Call for Louth farmers who lost sheep in 2001 Foot and Mouth outbreak to get fair compensation

All farmers whose sheep were destroyed because of the 2001 outbreak of Foot and Mouth Disease should be entitled to the same compensation

Margaret RoddyThe Argus

The Government has been urged to consider a review of a compensation package for local farmers who had to cull their livestock as a result of the 2001 outbreak of Foot and Mouth Disease.

Louth Fianna Fail Senator Erin McGreehan told the Seanad that she found the issue upsetting to speak about 22 years on and spoke of the unimaginable upset and trauma it caused for affected farmers on the Cooley Peninsula.

"Farmers knew the cull had to happen. There was great cooperation given by farmers in the Cooley Peninsula at the time of the cull. There was a compensation package, but from very early on the Department will be very aware that the farmers affected were not satisfied with valuation.''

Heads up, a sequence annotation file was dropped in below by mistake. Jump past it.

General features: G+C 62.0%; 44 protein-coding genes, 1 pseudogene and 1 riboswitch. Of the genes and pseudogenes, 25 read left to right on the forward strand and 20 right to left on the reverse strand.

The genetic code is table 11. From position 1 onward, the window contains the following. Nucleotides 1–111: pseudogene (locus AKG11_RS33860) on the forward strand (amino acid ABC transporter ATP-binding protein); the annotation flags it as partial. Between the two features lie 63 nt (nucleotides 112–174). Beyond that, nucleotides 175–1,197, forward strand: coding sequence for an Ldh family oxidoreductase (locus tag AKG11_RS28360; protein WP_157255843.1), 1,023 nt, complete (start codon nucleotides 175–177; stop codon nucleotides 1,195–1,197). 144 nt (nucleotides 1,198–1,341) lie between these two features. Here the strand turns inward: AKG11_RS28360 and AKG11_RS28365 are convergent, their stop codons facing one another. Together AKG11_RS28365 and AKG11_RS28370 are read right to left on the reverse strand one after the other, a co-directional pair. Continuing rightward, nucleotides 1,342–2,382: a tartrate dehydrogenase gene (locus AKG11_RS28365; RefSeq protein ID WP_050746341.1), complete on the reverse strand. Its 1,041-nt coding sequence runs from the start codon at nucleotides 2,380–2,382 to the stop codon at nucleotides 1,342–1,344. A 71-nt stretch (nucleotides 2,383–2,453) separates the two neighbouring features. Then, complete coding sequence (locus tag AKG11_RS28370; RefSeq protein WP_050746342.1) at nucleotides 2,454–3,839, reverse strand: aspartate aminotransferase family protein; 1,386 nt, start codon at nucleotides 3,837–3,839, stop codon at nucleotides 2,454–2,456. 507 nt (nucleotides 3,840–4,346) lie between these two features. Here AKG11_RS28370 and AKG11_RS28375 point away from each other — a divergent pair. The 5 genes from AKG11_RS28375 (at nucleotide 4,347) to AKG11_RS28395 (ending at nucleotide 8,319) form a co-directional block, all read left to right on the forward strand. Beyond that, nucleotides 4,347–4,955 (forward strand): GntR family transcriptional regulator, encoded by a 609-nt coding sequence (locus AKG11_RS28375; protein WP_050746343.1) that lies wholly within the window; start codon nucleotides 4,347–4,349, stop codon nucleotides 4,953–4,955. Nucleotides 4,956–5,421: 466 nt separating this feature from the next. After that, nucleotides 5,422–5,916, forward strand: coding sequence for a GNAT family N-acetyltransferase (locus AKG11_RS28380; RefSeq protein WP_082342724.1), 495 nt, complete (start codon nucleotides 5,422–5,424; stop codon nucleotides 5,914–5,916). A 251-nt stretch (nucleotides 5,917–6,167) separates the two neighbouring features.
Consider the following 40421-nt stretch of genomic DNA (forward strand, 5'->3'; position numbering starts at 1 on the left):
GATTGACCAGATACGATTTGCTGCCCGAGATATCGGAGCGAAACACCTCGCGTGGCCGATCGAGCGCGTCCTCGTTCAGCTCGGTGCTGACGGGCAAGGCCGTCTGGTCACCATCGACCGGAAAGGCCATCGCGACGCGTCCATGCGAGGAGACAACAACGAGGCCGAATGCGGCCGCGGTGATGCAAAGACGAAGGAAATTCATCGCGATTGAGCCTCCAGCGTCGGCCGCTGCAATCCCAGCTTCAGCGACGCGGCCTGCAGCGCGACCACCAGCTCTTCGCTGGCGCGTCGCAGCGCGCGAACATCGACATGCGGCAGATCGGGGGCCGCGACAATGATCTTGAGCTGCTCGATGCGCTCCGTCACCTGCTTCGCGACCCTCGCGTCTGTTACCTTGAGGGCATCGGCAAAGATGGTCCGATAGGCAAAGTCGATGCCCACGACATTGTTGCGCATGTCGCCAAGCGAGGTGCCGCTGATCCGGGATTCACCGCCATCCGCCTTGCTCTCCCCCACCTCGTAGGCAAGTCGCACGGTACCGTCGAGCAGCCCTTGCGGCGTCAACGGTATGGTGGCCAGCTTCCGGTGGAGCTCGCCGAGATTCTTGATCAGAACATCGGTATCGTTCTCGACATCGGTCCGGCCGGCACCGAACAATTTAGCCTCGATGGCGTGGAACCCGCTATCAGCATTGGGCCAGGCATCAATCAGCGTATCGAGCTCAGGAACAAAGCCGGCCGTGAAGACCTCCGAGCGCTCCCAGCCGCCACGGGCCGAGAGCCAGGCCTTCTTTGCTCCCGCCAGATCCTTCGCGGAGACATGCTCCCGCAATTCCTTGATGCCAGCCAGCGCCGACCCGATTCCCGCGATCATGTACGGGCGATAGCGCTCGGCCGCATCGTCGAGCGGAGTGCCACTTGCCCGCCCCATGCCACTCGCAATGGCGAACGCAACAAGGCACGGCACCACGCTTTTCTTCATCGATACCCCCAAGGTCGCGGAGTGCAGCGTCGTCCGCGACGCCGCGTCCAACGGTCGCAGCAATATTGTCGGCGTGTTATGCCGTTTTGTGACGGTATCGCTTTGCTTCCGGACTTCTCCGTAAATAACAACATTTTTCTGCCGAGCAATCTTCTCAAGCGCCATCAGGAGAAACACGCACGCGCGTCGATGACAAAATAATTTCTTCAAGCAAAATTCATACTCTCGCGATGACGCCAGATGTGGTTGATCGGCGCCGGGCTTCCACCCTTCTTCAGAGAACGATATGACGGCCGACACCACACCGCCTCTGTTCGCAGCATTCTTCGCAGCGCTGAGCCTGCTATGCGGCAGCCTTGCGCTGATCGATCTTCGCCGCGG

Senator McGreehan explained that some farmers decided to take a legal challenge against the Department of Agriculture and financial packages have been rightly paid out to those farmers.

She highlighted what she described as a most unsatisfactory two-tier compensation package, one for the farmers who took a legal challenge and another for those who didn't.

"The crux of the matter here is that each farming family made the same sacrifice, same losses, same trauma and they all cooperated with the cull. But some are now being treated differently.''

Senator McGreehan argued that those who lost everything, a way of life, livestock that took years, generations of hard work to create, must be adequately compensated for the losses they suffered.